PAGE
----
My love’s father was thinking about town and said, “I wonder if the ice cream place is still serving.” My love went to the hypothetical: “Or what if there is no more service, and the place has degenerated to a Hobbesian battleground of all against all, customer, clerk, and pedestrians taking what they might without respect to law or custom, the Leviathan made manifest over the double-chocolate cookie dough?” They had this conversation over a year ago and I’m still thinking about it.

Another Blog, Meanwhile Index

And now the index finished another trading day at 331. This is four days out of the last five it’s been here and analysts are already starting to form talk about a natural trading ceiling being at 333, what with that being kind of like a nice round number if you approach it with the right attitude.

331

In Which I Apologize For Messing Up All of Time


Yeah, so, it’s my fault. I’m sorry. That thing where we all went around all day Wednesday thinking it was Thursday? And a whole bunch of Thursday thinking it was Friday? That was me. I messed up somehow and took two days off my Peanuts page-a-day calendar. I don’t know how. I’m usually good about this, taking one day off per day lived. I haven’t got any excuse and I apologize for having everyone’s sense of what day it is messed up. I’d like to make it up to everyone by leaving it on Saturday/Sunday for an extra couple days but I know deep down that would just make everything worse. Best I can do is spread the word, let people know why all this is going on, and we’ll get back to normal as we can manage. I mean normal for us.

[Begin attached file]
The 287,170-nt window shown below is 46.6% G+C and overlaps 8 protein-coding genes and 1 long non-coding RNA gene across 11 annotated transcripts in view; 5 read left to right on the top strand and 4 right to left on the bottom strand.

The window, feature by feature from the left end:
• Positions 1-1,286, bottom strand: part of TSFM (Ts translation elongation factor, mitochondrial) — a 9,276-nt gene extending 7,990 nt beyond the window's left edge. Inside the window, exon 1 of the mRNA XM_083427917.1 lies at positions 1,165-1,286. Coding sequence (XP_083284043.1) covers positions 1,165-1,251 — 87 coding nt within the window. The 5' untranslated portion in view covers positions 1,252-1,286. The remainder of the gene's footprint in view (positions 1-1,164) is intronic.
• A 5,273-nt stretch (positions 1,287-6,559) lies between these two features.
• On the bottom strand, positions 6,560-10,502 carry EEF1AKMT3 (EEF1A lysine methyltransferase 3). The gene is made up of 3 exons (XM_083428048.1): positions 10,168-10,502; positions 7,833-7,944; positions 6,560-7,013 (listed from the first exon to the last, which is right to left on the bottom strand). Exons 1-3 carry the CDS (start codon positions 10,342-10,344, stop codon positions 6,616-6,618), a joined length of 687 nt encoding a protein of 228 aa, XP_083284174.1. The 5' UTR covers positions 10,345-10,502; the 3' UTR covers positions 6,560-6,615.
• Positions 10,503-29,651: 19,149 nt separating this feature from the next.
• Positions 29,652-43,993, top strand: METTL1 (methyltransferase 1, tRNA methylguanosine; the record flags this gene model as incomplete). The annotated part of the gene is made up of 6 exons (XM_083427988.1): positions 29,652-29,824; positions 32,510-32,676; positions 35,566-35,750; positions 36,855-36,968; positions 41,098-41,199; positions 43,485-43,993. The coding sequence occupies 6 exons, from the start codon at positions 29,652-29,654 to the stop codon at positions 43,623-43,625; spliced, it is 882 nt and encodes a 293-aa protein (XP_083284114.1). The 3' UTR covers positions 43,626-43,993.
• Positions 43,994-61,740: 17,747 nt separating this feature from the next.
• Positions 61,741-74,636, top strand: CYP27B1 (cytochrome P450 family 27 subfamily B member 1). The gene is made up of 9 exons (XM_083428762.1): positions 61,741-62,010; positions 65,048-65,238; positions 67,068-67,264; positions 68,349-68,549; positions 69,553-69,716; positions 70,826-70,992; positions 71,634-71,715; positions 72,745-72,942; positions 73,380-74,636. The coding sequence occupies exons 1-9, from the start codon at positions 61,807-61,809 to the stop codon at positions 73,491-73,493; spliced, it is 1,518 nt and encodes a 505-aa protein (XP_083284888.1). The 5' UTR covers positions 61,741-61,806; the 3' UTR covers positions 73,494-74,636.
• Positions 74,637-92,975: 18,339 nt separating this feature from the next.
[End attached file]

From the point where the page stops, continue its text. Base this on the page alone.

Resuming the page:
Another Blog, Meanwhile Index

So one of the traders asked why football fields don’t draw the cross lines, the way they used to in really, really old photographs, back when you could understand why they called it a “gridiron”. And I said it because of wartime paint rationing the cross lines were dropped, and everyone liked that so well they stuck with it even when peace returned and anybody could get as much white paint as they wanted. And that’s satisfied everybody so much that the index rose thirteen points and the trading floor is in a great mood. And now I’m worried about, like, what if I was right and that’s why they don’t draw the grid lines in anymore?

275

In Which The Retirement Community Billboard Baffles Me